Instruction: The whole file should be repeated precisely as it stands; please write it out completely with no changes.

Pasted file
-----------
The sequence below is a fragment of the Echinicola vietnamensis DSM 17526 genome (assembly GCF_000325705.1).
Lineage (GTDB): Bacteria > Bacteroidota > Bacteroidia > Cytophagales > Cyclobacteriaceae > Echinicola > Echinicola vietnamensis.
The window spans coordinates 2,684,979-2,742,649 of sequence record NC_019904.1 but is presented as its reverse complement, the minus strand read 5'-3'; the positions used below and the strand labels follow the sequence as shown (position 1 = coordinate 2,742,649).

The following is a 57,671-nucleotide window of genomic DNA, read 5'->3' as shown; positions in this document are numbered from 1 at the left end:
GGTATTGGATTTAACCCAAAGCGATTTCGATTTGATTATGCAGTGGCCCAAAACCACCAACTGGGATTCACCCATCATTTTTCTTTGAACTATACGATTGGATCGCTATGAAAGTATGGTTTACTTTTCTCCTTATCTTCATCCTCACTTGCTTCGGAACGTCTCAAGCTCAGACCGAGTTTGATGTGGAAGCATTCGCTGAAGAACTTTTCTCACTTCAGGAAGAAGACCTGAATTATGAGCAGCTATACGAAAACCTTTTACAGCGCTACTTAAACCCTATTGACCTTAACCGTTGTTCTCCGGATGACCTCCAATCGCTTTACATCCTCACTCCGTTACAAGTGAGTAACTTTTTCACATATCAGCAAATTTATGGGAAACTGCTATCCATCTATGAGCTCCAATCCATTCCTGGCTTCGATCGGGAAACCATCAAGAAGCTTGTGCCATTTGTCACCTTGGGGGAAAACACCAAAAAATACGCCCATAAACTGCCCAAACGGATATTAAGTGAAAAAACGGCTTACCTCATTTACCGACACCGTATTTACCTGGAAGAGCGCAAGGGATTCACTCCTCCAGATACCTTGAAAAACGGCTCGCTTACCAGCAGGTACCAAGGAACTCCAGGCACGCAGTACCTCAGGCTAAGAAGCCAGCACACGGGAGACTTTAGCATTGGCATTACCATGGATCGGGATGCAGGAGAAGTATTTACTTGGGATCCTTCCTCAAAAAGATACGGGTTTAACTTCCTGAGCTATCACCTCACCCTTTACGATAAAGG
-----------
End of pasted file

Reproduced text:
The sequence below is a fragment of the Echinicola vietnamensis DSM 17526 genome (assembly GCF_000325705.1).
Lineage (GTDB): Bacteria > Bacteroidota > Bacteroidia > Cytophagales > Cyclobacteriaceae > Echinicola > Echinicola vietnamensis.
The window spans coordinates 2,684,979-2,742,649 of sequence record NC_019904.1 but is presented as its reverse complement, the minus strand read 5'-3'; the positions used below and the strand labels follow the sequence as shown (position 1 = coordinate 2,742,649).

The following is a 57,671-nucleotide window of genomic DNA, read 5'->3' as shown; positions in this document are numbered from 1 at the left end:
GGTATTGGATTTAACCCAAAGCGATTTCGATTTGATTATGCAGTGGCCCAAAACCACCAACTGGGATTCACCCATCATTTTTCTTTGAACTATACGATTGGATCGCTATGAAAGTATGGTTTACTTTTCTCCTTATCTTCATCCTCACTTGCTTCGGAACGTCTCAAGCTCAGACCGAGTTTGATGTGGAAGCATTCGCTGAAGAACTTTTCTCACTTCAGGAAGAAGACCTGAATTATGAGCAGCTATACGAAAACCTTTTACAGCGCTACTTAAACCCTATTGACCTTAACCGTTGTTCTCCGGATGACCTCCAATCGCTTTACATCCTCACTCCGTTACAAGTGAGTAACTTTTTCACATATCAGCAAATTTATGGGAAACTGCTATCCATCTATGAGCTCCAATCCATTCCTGGCTTCGATCGGGAAACCATCAAGAAGCTTGTGCCATTTGTCACCTTGGGGGAAAACACCAAAAAATACGCCCATAAACTGCCCAAACGGATATTAAGTGAAAAAACGGCTTACCTCATTTACCGACACCGTATTTACCTGGAAGAGCGCAAGGGATTCACTCCTCCAGATACCTTGAAAAACGGCTCGCTTACCAGCAGGTACCAAGGAACTCCAGGCACGCAGTACCTCAGGCTAAGAAGCCAGCACACGGGAGACTTTAGCATTGGCATTACCATGGATCGGGATGCAGGAGAAGTATTTACTTGGGATCCTTCCTCAAAAAGATACGGGTTTAACTTCCTGAGCTATCACCTCACCCTTTACGATAAAGG